Connecticut Employees in their 20s lost $850 per year in annual income according to a new study on the impact of paid sick leave (PSL) laws. The study by Employment Policies Institute was done by Dr. Thomas Ahn, an assistant professor in the economics department of the University of Kansas. Dr. Ahn compared his Connecticut data to the five surrounding New England states and other controls for relevant economic factors that may have affected the region’s employment outside of the law. The report looked at multiple years of Census Bureau data (2012-2014) to measure the impact of PSL laws in the state. The study shows that there are clear monetary impacts, particularly for younger workers. The data also shows a loss of productivity due to a spike in absenteeism.
Connecticut was the first state to enact laws requiring private companies to provide sick leave to its employees. States like California, Massachusetts, and Oregon have also enacted sick leave laws, but Connecticut has the most data due to their early adoption of this law. Municipalities have also enacted PSL laws. The study found that younger, less skilled workers felt the brunt of it. The study states:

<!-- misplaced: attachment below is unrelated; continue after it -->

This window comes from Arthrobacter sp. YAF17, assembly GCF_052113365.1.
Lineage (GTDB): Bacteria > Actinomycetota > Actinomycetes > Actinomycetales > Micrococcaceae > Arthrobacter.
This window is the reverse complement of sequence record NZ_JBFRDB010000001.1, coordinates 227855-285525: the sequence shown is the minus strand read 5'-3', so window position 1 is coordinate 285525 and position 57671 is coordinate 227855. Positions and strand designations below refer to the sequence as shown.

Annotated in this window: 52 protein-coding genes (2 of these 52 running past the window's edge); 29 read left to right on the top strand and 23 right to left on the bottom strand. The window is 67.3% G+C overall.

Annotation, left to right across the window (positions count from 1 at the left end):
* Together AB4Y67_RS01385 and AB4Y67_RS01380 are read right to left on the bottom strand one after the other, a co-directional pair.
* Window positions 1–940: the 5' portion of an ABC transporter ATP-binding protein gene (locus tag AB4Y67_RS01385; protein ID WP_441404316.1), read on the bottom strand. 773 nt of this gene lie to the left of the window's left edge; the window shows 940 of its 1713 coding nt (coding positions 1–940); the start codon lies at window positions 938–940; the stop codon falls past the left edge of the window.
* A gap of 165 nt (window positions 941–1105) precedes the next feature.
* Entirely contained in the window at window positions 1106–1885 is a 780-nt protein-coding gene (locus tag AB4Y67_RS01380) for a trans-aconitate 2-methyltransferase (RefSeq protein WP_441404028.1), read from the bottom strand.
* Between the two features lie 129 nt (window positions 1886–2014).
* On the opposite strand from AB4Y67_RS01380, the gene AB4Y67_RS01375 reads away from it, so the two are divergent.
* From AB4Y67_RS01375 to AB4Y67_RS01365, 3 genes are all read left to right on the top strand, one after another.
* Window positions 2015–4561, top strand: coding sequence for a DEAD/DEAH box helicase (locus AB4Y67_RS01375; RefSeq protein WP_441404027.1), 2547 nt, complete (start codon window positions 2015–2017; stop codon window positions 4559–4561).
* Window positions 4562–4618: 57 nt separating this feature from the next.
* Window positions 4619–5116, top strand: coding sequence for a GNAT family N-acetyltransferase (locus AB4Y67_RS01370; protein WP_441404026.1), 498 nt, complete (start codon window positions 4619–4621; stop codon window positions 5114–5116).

“While older employees seem largely un-impacted by the law, younger employees in Connecticut aged 20-34 saw a 24-hour reduction in annual hours worked. For a part-time employee in the service industry, that’s the equivalent of roughly one lost week of work per year. These employees lost $850 per year in annual income, the equivalent of 3.5 fewer pre-tax paychecks for someone working part-time at the state’s minimum wage.”
It goes on to say:
“Currently, most of the empirical evidence of the impact of mandated paid sick leave is based on studies from Northern Europe ( Johansson and Palme, 1996, 2002; Olsson, 2009; Ziebarth and Karlsson, 2010, 2014; Puhani and Sonderhof, 2010). These studies find that a more generous paid sick leave results in more worker absenteeism. This increase in absenteeism has been corroborated recently with U.S. research finding that a worker that has paid sick days will take about 1.2 more days off from work, compared to similar workers without this benefit (Ahn and Yelowitz, 2016).”
These policies usually negatively affect young, low skilled, and no skilled workers. The study also found a rise in absenteeism of 1.2 days per year, “Notably, these absences do not tend to occur in times of the most severe influenza outbreaks—suggesting that employees may be using the benefit even when they’re not sick.” This, of course, is a loss for productivity for businesses large and small. The loss is likely to be passed on to the consumer in higher prices or absorbed by less hiring or automation.